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As the stock market whiled away the hours on Thursday, the dollar finally got off the carpet after setting yet another all-time low against the euro.

If last month's obsession was the ever increasing price of oil, which peaked at more that $55 a barrel on Oct. 25, this month has been all about the shrinking purchasing power of the greenback.

In just the last two weeks, the dollar has set an all-time low against the euro five times. On Thursday, the dollar staged a minirally back to $1.2961 per euro, after setting the latest record of $1.3074 earlier in the day.

The stock market posted modest gains. The

Dow Jones Industrial Average

gained about 0.2% to close at 10,572.55 as strength in technology and manufacturing shares were offset by weakness in financials. Company-specific news on the tobacco legal battle helped


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to a 2.2% gain while a possible new mad cow disease outbreak dropped


(MCD) - Get McDonald's Corporation Report

by 1.5%.


S&P 500

rose 0.1% to 1183.55 and the

Nasdaq Composite

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added 0.2% to 2104.28.

For the dollar, Thursday's action was more of a pause, not a reversal. With the twin U.S. deficits of trade and spending creating a record current account deficit, there's no end in sight over the longer term. Goldman Sachs recommended that investors sell dollars against the euro while the global economic team at Wachovia abandoned its bullish stance relative to other major currencies.

Goldman analyst Kevin Edgeley wrote that technical indicators signal a fall in the dollar to as little as $1.335 per euro. The firm's dollar-sell call cited comments by Treasury Secretary John Snow that "the history of efforts to impose non-market valuations on currencies is at best unrewarding." That's an indication the U.S. isn't going to fight much to stop the dollar's decline.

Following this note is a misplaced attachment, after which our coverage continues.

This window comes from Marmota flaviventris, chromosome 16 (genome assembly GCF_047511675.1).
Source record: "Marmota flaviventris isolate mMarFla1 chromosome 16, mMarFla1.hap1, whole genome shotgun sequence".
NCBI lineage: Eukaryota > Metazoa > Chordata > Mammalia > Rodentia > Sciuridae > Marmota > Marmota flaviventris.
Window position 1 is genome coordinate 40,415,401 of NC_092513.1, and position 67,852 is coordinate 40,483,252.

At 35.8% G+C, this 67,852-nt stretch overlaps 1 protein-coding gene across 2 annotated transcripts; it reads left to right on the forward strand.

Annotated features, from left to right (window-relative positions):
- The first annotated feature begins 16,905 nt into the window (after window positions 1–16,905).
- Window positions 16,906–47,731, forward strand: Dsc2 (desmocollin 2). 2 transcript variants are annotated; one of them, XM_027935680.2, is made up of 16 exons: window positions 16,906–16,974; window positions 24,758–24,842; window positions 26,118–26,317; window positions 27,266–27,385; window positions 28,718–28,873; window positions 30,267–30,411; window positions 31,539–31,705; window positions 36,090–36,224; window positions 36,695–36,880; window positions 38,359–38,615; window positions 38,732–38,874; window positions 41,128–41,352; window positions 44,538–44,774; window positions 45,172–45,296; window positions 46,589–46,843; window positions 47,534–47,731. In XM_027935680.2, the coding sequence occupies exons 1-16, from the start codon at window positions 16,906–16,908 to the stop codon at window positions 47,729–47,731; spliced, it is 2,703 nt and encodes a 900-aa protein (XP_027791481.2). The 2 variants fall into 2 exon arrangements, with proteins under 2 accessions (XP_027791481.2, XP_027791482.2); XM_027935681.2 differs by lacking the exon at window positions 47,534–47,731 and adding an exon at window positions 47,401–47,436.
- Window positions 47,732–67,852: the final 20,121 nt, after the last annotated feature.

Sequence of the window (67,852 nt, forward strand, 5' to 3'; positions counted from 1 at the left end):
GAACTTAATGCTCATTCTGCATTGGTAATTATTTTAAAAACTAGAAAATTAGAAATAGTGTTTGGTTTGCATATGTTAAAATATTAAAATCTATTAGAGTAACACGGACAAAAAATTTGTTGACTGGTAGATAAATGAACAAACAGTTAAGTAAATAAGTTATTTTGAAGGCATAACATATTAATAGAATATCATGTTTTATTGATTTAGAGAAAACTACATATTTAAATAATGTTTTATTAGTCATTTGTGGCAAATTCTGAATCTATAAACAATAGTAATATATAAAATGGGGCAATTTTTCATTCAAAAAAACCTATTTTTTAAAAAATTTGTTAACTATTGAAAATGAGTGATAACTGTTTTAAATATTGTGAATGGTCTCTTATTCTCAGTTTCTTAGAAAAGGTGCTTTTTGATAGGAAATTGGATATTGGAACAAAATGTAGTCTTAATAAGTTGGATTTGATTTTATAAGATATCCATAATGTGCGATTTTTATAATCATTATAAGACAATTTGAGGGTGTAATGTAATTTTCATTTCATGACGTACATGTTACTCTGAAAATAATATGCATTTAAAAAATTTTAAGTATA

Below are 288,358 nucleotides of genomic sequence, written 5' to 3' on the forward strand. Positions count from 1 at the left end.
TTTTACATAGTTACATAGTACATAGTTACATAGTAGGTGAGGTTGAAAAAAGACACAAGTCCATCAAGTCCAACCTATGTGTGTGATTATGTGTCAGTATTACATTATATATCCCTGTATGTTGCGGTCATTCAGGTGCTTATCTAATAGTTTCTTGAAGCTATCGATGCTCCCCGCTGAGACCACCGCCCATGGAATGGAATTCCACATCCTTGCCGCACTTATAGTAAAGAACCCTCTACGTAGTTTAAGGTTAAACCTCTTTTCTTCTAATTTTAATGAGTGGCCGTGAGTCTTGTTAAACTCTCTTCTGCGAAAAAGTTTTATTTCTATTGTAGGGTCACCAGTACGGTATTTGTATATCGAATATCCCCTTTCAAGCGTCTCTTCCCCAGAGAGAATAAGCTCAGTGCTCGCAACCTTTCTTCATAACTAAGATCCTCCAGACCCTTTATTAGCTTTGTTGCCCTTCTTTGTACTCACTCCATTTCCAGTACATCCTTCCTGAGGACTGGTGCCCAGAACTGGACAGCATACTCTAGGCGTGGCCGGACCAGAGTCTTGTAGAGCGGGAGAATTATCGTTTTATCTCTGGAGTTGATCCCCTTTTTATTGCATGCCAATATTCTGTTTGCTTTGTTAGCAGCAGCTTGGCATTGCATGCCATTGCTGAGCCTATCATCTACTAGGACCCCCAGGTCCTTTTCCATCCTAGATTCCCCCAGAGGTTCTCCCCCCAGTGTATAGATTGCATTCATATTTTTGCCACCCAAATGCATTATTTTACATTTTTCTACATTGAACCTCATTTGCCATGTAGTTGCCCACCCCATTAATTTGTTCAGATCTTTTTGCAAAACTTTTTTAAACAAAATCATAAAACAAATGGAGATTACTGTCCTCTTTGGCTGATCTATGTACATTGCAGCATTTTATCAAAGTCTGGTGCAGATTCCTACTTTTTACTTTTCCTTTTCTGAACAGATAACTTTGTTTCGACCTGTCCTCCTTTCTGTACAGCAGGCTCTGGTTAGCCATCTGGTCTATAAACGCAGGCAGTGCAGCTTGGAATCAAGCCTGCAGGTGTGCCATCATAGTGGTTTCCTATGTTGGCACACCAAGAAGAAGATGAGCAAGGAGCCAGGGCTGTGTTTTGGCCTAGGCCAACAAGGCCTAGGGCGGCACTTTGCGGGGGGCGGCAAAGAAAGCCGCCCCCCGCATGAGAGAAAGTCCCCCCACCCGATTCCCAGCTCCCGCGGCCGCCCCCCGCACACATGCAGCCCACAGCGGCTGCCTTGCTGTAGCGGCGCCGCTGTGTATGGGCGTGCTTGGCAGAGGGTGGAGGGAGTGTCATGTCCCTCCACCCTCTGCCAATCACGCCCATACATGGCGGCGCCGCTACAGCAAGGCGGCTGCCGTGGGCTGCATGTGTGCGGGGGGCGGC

Wachovia said it would "throw in the towel" on its dollar-rally prediction. The Bush re-election has made the odds of deficit reduction slim and there's no sign that other economies will strengthen enough to cause a surge in exports. "Given recent developments we are at a loss to explain what would turn the dollar around at this point," the analysts wrote.

Cynics might say that could be a short-term contrarian indicator, but it's not like Wachovia is a mighty power in the foreign exchange realm. Thursday's dollar recovery and continued rally in bonds show plenty of money is still chasing the bullish case on the greenback.

Unpleasant Precedence

And whither stocks? It's certainly been the case that stocks can rally at the same time that the dollar shrinks -- witness the past few weeks. But it often ends badly, as it did back then when interest rates rose in early 1987 and then stocks crashed in October. Even worse results appeared in the early 1970s when the Bretton Woods system of fixed currency-exchange rates was tossed aside. The dollar and stock market crashed together that time.

The weakening dollar doesn't treat all sectors the same, of course. A weaker dollar makes imports more expensive and exports less expensive to foreign buyers. It also feeds inflation and increases the pressure for higher interest rates.